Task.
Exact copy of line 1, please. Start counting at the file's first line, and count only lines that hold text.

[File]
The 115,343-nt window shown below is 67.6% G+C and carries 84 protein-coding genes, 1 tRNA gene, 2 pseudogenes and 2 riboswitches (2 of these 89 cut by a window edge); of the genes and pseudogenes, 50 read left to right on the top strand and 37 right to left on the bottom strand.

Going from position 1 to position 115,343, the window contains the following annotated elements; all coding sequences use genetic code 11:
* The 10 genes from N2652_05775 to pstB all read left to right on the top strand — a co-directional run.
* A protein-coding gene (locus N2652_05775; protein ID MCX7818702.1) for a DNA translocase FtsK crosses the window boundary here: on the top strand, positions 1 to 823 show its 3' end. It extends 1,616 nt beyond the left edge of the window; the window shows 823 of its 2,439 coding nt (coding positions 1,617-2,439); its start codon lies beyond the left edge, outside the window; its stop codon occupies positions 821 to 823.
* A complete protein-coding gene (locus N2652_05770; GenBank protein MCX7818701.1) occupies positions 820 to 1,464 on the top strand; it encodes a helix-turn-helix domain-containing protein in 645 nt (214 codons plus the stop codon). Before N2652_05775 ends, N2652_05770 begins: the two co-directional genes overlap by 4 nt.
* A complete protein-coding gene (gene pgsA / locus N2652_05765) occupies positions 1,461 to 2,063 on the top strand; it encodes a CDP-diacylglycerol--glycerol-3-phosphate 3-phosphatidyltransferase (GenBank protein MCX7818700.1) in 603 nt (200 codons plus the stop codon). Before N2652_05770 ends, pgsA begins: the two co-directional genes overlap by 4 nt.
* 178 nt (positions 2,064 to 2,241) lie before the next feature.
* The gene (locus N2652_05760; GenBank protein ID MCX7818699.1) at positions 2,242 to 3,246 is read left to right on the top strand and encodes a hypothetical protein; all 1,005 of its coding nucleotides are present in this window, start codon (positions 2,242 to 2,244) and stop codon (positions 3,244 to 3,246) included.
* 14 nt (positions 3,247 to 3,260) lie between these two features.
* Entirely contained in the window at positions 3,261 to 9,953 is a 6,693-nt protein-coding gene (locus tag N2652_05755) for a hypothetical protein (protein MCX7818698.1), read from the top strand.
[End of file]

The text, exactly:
The 115,343-nt window shown below is 67.6% G+C and carries 84 protein-coding genes, 1 tRNA gene, 2 pseudogenes and 2 riboswitches (2 of these 89 cut by a window edge); of the genes and pseudogenes, 50 read left to right on the top strand and 37 right to left on the bottom strand.